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LF: Eb/N0 values for amateur modes

To: [email protected]
Subject: LF: Eb/N0 values for amateur modes
From: Pieter-Tjerk de Boer <[email protected]>
Date: Thu, 8 Jan 2015 23:07:55 +0100
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A couple of days ago, Markus posted Eb/N0 numbers for WSPR and OPERA,
for comparison to the BPSK VLF tests (see below).
Some may be interested in a table with Eb/N0 values for some more amateur
modes, which I composed some weeks ago for an article in the Dutch amateur
radio magazine 'Electron':

                           Needed SNR    Net datarate   Needed
          Mode             in 2500 Hz     in bits/s      Eb/N0         Comments
        SSB voice             +10 dB          20        +31 dB         very 
rough estimate
  CW (ZRO-test, by ear)       -18 dB           0.54     +16 dB         based on 
avg.pwr; peak 3 dB higher
  CW (QRSS-3, waterfall)      -26 dB           0.13     +14 dB         same
CW (RSCW software, 12 wpm)    -12 dB           4        +13 dB         same
        OPERA-2               -23 dB           0.23     +14 dB         peak 
pwr. 3 dB higher; 2 dB lower if counting CRC-bits as information
          RTTY                 -5 dB          32        +14 dB
          PSK31               -10 dB          31         +9 dB
          WSPR                -29 dB           0.45      +5 dB         not 
counting energy in sync bits; otherwise 3 dB higher
        WSPR-15               -38 dB           0.056     +5 dB         same
     JT65 (for EME)           -24 dB           1.54      +5 dB         same
  Coherent BPSK on VLF        -57 dB           0.0058    -1 dB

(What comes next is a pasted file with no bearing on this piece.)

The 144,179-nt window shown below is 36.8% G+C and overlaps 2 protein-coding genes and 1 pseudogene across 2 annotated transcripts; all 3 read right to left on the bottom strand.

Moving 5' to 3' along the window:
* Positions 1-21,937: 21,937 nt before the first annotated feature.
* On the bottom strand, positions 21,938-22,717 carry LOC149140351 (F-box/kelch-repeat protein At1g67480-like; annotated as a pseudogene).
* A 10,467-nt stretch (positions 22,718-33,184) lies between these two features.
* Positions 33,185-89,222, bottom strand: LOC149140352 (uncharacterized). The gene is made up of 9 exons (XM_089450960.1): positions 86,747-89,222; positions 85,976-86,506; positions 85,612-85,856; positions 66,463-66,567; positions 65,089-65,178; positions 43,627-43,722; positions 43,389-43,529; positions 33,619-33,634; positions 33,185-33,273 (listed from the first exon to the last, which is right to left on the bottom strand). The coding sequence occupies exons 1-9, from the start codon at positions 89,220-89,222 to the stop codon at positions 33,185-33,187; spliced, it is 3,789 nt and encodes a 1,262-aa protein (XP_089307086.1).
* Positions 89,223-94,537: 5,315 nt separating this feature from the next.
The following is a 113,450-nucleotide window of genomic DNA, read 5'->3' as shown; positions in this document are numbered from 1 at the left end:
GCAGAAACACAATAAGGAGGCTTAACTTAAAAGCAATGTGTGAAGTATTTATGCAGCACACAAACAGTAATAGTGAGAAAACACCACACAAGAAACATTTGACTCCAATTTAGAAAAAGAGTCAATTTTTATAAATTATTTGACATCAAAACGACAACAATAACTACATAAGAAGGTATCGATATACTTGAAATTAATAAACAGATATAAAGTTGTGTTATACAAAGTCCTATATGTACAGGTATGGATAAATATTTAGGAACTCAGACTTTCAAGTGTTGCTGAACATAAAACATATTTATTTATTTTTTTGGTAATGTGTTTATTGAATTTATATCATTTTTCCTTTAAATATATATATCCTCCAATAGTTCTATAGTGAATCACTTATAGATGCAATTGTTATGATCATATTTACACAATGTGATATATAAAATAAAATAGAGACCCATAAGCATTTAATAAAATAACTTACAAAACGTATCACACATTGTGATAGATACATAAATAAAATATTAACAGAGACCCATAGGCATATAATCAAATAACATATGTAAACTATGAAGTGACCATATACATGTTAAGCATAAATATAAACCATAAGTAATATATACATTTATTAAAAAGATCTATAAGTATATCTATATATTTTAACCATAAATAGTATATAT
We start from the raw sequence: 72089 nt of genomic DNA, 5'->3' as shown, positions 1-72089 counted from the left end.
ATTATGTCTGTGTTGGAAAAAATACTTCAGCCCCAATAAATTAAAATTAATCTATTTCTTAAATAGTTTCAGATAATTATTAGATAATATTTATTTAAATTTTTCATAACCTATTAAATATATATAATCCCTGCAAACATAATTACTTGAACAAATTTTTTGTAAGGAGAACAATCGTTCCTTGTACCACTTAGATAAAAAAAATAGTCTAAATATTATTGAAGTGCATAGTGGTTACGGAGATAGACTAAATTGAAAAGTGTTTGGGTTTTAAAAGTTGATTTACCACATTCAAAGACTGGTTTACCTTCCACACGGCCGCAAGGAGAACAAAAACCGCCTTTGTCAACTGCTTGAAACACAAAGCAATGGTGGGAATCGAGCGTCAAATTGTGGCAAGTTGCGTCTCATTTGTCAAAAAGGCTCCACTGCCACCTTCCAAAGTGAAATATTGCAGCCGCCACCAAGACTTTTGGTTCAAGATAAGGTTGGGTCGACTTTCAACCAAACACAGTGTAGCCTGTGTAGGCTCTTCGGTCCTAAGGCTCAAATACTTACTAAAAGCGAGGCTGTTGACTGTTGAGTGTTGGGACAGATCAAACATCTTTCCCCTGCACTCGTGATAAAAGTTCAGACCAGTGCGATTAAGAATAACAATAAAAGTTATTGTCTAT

Theoretical limit                                   -1.59 dB

(The table is formatted for display using a fixed-width font.)

I have to emphasize that the SNR and Eb/N0 values should be taken with a
grain of salt, especially for the modes that do not use heavy FEC, since
those don't have a no sharp threshold.
The SNR values quoted come from a variety of sources on the web, and the
BPSK/VLF line is based on Markus and Paul's experiments from last May
(obviously, since I created the table before the recent experiments by Dex
and Paul).

73, Pieter-Tjerk, PA3FWM

On Sun, Jan 04, 2015 at 04:11:22PM +0100, Markus Vester wrote:

> [....]
> The ultimate goal of this work has been to take decoding sensitivity close to
> the theroretical limit. An universal metric for this is Eb/N0, the ratio of 
> the
> received signal energy per payload bit (Eb in Joules) and the noise spectral
> power density (N0 in Watt/Hertz, equivalent to "noise energy" in Joules). The
> Shannon limit for long messages spread to infinite bandwidth is
>  Eb/N0 = ln(2) = -1.59 dB,
> which (similar to the speed of light) cannot be surpassed by any possible
> encoding scheme. Paul's and Dex' experiments showed that his codes can come
> within about a dB of this limit in a real long-distance propagation 
> experiment.
> To put that into perspective, let's derive Eb/N0 figures for two popular
> digital modes:
> WSPR-15 transmits 50 information bits in 15 minutes, ie one bit in 18 seconds.
> The decoding threshold is -38 dB in 2.5 kHz, or -4 dBHz. This gives
>  Eb/N0 = 10 log(18) - 4 dB = +8.5 dB,
> ie. about 10 dB above the Shannon limit. Note that although different speed
> variants (eg WSPR-2) need different power, the minimum energy per bit has to
> remain the same.
> Opera-32 carries 28 information bits in 32.6 minutes, ie. one bit in 70
> seconds. The threshold is about -39.5 dB in 2.5 kHz, (-5.5 dBHz), referenced 
> to
> the average power of the 50% dutycycle on-off keying. This gives
>  Eb/N0 = 10 log(70) - 5.5 dB = +13 dB
> or about 14.5 dB above Shannon. Note however that for LF / VLF transmissions,
> the limit will often be antenna voltage and peak power rather than average
> power, which can result in a further 3 dB disadvantage for Opera against
> frequency- or phase-modulated techniques.  
> The opds correlation decoder can go about 9 dB lower than Opera. But of course
> it can only find the best match from an a-priori defined list of callsigns, 
> and
> doesn't attempt to decode any message.
> However we must recognize that the amateur modes spend a significant part of
> their energy to provide a reference for synchronisation, so not all of the Eb/
> N0 difference is due to less efficient encoding. The "nude" FEC-PSK mode
> doesn't contain any such overhead. So it can only work when the link has a
> stable phase (like on VLF), and the decoder has been given accurate 
> information
> on carrier frequency and symbol timing.
> All the best,
> Markus (DF6NM) 

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